The judiciary-linked Iranian website, Mizan Online, said the protester was sentenced to death for taking part in “riots” and accused him of multiple felonies, including burning a government building, as well as being “an enemy of God and corruption on Earth.”
Five other people were sentenced to prison terms of up to 10 years for “gathering and conspiring to commit crimes against national security and disturbing public order.”
The sentences come as mass protests continue across Iran over the death of Mahsa Amini in September. She died after Iran’s morality police had detained her for wearing an “improper hijab,” the country’s mandatory head covering.
Her death sparked unprecedented criticism of Iran’s ultra-conservative government as well as calls for it to step down. Meanwhile, Iranian authorities have responded with violence and also charged more than 2,000 people for participating in the demonstrations. Many of these individuals have been charged with crimes that carry the death penalty such as “waging war against God.”
The Norway-based non-governmental organization Iran Human Rights estimates that at least 326 people have been killed in the unrest, considered one of the largest sustained challenges to Iran’s regime since the 1979 Islamic Revolution, CNBC noted.
Meanwhile, United Nations officials urged Iran to stop using the death penalty and immediately release all protesters.
They warned that the government might issue more death sentences.
FRANCE/ UNITED KINGDOM
France and the United Kingdom signed an agreement Monday that aims to stop migrants from crossing the English Channel to the UK, a deadly pathway that has also become a source of friction between the neighboring countries, the Associated Press reported.
The accord, which was signed in Paris by the UK Home Secretary Suella Braverman and French Interior Minister Gerald Darmanin, includes recommendations to combat crime along migrant routes.
Under the deal, the UK government will pay France $75 million over 2022-2023 – a hike of over 13% year-on-year – in exchange for French authorities increasing security patrols along the French coast by 40 percent. This would include 350 more French security force personnel guarding two beaches, as well as more drones and night-vision equipment to help officers detect crossings.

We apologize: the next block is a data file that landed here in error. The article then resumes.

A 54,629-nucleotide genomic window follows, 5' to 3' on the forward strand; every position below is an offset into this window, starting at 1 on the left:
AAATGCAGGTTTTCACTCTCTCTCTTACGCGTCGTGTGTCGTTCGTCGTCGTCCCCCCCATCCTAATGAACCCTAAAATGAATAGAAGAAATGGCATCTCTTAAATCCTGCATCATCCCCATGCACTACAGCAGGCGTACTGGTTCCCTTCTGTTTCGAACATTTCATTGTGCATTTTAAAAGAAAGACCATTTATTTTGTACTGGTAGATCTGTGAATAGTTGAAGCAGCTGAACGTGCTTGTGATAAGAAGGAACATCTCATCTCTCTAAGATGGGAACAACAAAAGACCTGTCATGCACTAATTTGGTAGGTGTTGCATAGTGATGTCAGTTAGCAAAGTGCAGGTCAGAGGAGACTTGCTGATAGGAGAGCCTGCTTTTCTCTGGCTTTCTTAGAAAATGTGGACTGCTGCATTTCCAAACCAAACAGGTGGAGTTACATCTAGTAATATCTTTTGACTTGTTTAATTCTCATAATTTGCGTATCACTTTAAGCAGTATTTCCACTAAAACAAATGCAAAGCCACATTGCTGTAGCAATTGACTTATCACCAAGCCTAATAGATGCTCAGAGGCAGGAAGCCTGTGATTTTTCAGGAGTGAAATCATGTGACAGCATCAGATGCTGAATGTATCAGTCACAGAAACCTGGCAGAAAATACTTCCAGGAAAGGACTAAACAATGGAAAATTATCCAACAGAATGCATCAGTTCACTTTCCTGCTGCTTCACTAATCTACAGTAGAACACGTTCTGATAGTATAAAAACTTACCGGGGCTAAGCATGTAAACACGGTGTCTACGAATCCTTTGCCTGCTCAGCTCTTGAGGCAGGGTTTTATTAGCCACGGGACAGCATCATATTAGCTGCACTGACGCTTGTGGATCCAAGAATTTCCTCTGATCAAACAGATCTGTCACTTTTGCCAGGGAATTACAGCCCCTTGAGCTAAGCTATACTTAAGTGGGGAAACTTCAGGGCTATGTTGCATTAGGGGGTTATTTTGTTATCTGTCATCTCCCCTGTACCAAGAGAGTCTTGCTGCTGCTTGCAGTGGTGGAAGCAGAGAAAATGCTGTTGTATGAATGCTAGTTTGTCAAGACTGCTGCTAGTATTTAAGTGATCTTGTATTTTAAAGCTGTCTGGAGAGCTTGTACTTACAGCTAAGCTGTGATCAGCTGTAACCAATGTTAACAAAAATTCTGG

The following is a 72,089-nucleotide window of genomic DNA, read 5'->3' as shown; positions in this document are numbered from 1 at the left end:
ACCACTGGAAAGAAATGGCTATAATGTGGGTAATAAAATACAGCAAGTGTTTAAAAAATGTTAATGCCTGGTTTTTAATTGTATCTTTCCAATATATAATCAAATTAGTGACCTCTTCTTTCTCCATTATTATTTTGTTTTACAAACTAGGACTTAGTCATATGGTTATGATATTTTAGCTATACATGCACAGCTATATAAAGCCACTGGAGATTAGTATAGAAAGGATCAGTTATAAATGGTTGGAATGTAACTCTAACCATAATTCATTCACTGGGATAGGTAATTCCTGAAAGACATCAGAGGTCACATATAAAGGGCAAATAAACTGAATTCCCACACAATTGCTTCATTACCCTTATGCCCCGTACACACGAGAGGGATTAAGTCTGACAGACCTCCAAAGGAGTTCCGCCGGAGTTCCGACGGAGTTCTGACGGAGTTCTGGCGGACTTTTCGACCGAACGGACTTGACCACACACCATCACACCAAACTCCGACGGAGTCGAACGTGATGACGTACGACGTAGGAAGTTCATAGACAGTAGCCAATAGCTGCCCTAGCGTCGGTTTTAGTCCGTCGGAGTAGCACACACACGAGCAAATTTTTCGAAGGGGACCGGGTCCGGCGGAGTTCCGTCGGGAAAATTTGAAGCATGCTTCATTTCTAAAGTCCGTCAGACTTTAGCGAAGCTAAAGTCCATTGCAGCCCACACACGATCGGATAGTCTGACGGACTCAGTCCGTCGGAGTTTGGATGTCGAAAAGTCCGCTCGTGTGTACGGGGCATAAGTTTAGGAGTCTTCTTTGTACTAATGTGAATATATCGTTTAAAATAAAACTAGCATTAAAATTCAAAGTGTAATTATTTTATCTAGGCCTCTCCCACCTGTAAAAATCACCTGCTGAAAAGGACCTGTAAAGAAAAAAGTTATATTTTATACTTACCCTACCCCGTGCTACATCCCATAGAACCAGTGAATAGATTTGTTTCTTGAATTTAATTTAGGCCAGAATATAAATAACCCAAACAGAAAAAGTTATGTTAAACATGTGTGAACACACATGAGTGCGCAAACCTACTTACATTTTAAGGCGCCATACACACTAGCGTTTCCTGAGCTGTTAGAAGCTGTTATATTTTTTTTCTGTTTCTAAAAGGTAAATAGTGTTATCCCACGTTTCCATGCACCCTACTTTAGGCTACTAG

The deal follows a surge in the number of migrants and refugees attempting to cross the Channel using dinghies or small craft. Although the UK receives fewer of these individuals than many other European countries, thousands from around the world make their way to northern France annually in the hope of crossing the Channel.
Dozens have died over the years, including 27 people in November 2021 when their packed boat capsized.
Meanwhile, the deal is part of several measures proposed by the UK’s newly-appointed Prime Minister Rishi Sunak to repair ties with France. Relations between the two countries deteriorated under former Prime Minister Boris Johnson and his briefly-serving successor Liz Truss.
Sunak hailed the agreement as “a foundation for even greater cooperation in the months ahead.” Critics and migrant rights organizations countered that the deal will do little to stop Channel crossings.
Meanwhile, others have also slammed a controversial plan by the UK to send people who arrive in small boats on a one-way journey to Rwanda.
British officials say the plan will break the business model of smuggling gangs. Critics, however, have labeled it as immoral and impractical, and have challenged it in the courts.
Patients suffering from blood disorders won’t have to worry about finding proper donors in the future, according to the Washington Times.
Last week, two British patients became the first people in the world to have laboratory-grown red blood cells successfully transfused into them.
The UK’s National Health Service (NHS) said neither individual experienced any “untoward side effects” after they were infused with between 5-10 milliliters of the lab-grown blood.
The agency added that the patients were taking part in the NHS’s “RESTORE” clinical trial, where scientists are trying to determine if lab-grown red blood cells will last longer in the body than freshly donated blood.
Officials explained that the special cells were created using blood taken from donations. Researchers then separated stem cells from the donated blood, which were then used to create the lab-grown ones.
The trial currently seeks to give a minimum of 10 people small transfusions at least four months apart – one of donated blood cells and one of lab-grown cells – to test if the new cells can persist longer in the body.
NHS representatives noted that if the lab-grown cells are safe, effective and long-lasting they could be given to patients with various blood disorders, or those with very rare blood types.
“If our trial, the first such in the world, is successful, it will mean that patients who currently require regular long-term blood transfusions will need fewer transfusions in the future, helping transform their care,” said Cedric Ghevaert of NHS Blood and Transplant.